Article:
Posted on Reply
#6
lexluthermiester
NdMk2o1o said:
Why are you taking it like a personal attack, they are low performance chips that are intended for certain use scenarios and tasks as you mentioned but when they cant perform those tasks to an acceptable level then they will get the criticism they deserve and is some cases they aren't able to deliver...

But maybe you're right, I'm sure with your vast knowledge and contributions here on TPU you are indeed qualified to advise TPU to stop with their "mountains out of mole-hills" mentality that you seem to have uncovered.
So it would seem you've missed the point. That's ok.
Posted on Reply
#7
R-T-B
Honestly, I welcome feedback from everyone and anyone. This is nothing to get worked up about.
Posted on Reply
#8
m1dg3t
Do these up n' croak too or just the c2000? LoL
Posted on Reply
#9
lexluthermiester
m1dg3t said:
Do these up n' croak too or just the c2000? LoL
It seems Intel figured out that problem and it isn't likely to pop up again, pun intended.
Posted on Reply
#10
R-T-B
lexluthermiester said:
It seems Intel figured out that problem and it isn't likely to pop up again, pun intended.
One would hope. Of course they could always pull a Samsung and have their "fix" do the exact same thing.

I'd hope the industry is learning rather than regressing though. ;)
Posted on Reply
#11
Ferrum Master
R-T-B said:
Wasn't my intention, I may have let a bit more of my personal experience with a particularly poor (and pink, thanks @Toothless) atom netbook creep
That's actually slower single core wise as my Pentium 3 funbox as we benched in CPU-Z thread.

Call that progress :D
Posted on Reply
#12
R-T-B
Ferrum Master said:
That's actually slower single core wise as my Pentium 3 funbox as we benched in CPU-Z thread.

Call that progress :D
That pink netbook sat in the server closet with it's pink case removed for about 3 months before being pulled out due to being a horrible NAS and thrown in a pile of misc circuit boards. It's still there, looking sad.

But again, I should never have tried to use it as an NAS, honestly. Not its purpose. The chips above? Now those are NAS chips.
Posted on Reply
#13
theoneandonlymrk
R-T-B said:
That pink netbook sat in the server closet with it's pink case removed for about 3 months before being pulled out due to being a horrible NAS and thrown in a pile of misc circuit boards. It's still there, looking sad.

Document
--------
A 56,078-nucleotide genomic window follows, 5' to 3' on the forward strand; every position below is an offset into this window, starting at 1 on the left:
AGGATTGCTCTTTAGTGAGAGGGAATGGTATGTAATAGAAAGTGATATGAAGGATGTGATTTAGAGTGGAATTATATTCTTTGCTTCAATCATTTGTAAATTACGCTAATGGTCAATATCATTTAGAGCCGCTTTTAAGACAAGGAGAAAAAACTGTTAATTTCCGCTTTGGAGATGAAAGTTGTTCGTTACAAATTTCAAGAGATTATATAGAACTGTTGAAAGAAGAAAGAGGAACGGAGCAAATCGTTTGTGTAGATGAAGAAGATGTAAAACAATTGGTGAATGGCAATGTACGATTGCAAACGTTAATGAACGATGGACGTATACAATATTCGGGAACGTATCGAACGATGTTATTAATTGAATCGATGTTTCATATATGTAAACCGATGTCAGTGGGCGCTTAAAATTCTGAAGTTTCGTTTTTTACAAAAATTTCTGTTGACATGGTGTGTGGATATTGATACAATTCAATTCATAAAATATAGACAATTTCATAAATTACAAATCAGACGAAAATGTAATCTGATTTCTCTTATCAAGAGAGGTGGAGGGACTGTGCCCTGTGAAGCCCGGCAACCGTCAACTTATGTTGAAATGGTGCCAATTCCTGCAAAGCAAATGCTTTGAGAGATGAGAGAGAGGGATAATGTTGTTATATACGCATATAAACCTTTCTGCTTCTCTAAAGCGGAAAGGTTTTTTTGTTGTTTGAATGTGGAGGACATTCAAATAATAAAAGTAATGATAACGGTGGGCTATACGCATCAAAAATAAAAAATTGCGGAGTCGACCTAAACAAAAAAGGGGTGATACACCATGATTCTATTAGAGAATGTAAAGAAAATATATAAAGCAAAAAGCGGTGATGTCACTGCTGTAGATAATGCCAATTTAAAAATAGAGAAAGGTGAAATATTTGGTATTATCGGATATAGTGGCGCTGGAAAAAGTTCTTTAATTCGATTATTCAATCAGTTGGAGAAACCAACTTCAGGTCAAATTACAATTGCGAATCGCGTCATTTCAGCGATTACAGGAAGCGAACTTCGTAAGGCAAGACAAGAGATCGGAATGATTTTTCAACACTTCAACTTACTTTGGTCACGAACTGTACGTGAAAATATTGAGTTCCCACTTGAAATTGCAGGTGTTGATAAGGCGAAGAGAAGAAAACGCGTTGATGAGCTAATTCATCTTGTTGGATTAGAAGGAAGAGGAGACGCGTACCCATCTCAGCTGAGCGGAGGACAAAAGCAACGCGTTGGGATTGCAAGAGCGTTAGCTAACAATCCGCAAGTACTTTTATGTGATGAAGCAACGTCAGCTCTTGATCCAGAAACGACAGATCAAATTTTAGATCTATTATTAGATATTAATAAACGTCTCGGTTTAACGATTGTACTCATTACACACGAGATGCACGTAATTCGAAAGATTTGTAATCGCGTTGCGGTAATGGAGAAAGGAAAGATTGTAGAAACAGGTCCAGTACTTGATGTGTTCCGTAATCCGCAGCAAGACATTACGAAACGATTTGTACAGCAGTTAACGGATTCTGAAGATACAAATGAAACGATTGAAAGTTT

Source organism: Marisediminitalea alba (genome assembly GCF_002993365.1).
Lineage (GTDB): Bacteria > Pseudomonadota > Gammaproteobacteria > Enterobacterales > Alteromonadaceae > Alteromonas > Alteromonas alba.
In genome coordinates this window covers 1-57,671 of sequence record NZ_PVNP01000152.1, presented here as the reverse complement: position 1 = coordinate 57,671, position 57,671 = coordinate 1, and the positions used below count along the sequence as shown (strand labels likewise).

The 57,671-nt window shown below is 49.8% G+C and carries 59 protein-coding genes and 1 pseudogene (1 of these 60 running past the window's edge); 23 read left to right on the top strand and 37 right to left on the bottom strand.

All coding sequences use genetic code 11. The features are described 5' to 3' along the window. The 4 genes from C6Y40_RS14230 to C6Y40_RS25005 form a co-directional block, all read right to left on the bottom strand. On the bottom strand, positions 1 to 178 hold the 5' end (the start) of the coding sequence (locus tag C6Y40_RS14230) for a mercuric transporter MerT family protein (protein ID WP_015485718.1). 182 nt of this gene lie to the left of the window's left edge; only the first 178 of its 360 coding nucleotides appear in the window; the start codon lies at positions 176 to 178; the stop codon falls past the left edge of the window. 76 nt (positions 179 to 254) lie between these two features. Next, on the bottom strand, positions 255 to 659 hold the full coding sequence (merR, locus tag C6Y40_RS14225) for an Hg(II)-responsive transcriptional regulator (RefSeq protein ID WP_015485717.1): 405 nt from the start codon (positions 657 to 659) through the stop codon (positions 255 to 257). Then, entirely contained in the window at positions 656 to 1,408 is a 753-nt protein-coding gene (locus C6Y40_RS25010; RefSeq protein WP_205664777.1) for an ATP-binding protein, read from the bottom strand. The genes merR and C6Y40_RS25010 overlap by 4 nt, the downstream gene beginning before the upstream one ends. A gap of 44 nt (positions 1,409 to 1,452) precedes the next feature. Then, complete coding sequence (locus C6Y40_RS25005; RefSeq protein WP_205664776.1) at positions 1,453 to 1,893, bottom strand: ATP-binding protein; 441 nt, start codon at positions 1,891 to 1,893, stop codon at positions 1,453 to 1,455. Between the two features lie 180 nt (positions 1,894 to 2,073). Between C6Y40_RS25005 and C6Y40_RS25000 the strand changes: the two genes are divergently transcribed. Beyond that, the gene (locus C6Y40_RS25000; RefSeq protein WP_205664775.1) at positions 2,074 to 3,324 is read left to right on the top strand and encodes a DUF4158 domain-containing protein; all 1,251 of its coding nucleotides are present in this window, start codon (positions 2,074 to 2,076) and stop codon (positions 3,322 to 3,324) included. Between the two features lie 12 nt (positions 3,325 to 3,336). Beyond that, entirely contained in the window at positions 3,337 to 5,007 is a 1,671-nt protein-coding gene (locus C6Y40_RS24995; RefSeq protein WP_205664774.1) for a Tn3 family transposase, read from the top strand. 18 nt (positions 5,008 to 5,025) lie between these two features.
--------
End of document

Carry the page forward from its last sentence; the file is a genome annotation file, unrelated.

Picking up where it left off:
But again, I should never have tried to use it as an NAS, honestly. Not its purpose.
I have a blue one I was half tempted to fit an ssd too , just to see but nope the boot time pain keeps me away.
Posted on Reply
#14
lexluthermiester
R-T-B said:
One would hope. Of course they could always pull a Samsung and have their "fix" do the exact same thing.

I'd hope the industry is learning rather than regressing though. ;)
Now lets be fair, the Note 7 battery problem was a manufacturing problem on the part of the battery maker. Samsung had little to do with it and yet has had to bare the brunt of the damage. But you're right, one would hope that Intel takes the right approach at the solution. And if history is any indication, they very likely will.

theoneandonlymrk said:
I have a blue one I was half tempted to fit an ssd too , just to see but nope the boot time pain keeps me away.
One of the Atom based devices that I referred to above is an Emachines EM250. Single core 1.6 ghz Atom with 2GB of DDR2. It has AndroidX86 on it and runs smooth as silk. It does the job needed of it to and does it well. I actually have an older 240GB SSD in it and the boot up times, while not super fast, are good.
Posted on Reply
#15
theoneandonlymrk
lexluthermiester said:
One of the Atom based devices that I referred to above is an Emachines EM250. Single core 1.6 ghz Atom with 2GB of DDR2. It has AndroidX86 on it and runs smooth as silk. It does the job needed of it to and does it well. I actually have an older 240GB SSD in it and the boot up times, while not super fast, are good.
I'd rather use my phone (zenfone2)and easily could, powered USB hub keyboard and mouse and mirrorcast to a TV and it's a quad Intel OoO CPU so I could do something useful , even game and it also fits in my pocket and has 4-5 times the battery life in my overestimate;) :p
Posted on Reply
#16
R-T-B
lexluthermiester said:
Now lets be fair, the Note 7 battery problem was a manufacturing problem on the part of the battery maker. Samsung had little to do with it and yet has had to bare the brunt of the damage.
I was referring to the fact that they failed to do QA on the second battery line any better than the first... but yes, point taken. Time pressure certainly had a lot to do with their situation too. I'm pretty sure Intel at any rate is not eager to be on that same chopping block.
Posted on Reply
#17
lexluthermiester
R-T-B said:
I was referring to the fact that they failed to do QA on the second battery line any better than the first... but yes, point taken. Time pressure certainly had a lot to do with their situation too. I'm pretty sure Intel at any rate is not eager to be on that same chopping block.
I see. You're right of course.

theoneandonlymrk said:
I'd rather use my phone (zenfone2)and easily could, powered USB hub keyboard and mouse and mirrorcast to a TV and it's a quad Intel OoO CPU so I could do something useful , even game and it also fits in my pocket and has 4-5 times the battery life in my overestimate;) :p
Yes but a phone doesn't have a 10" screen, 3 full size usb ports and a decent sized keyboard. Hell, most tablets don't even have that. And Miracasting only works if you have a display that can do it. The other device I have is a GPD Win which is less than a year old and performs very well. But I digress..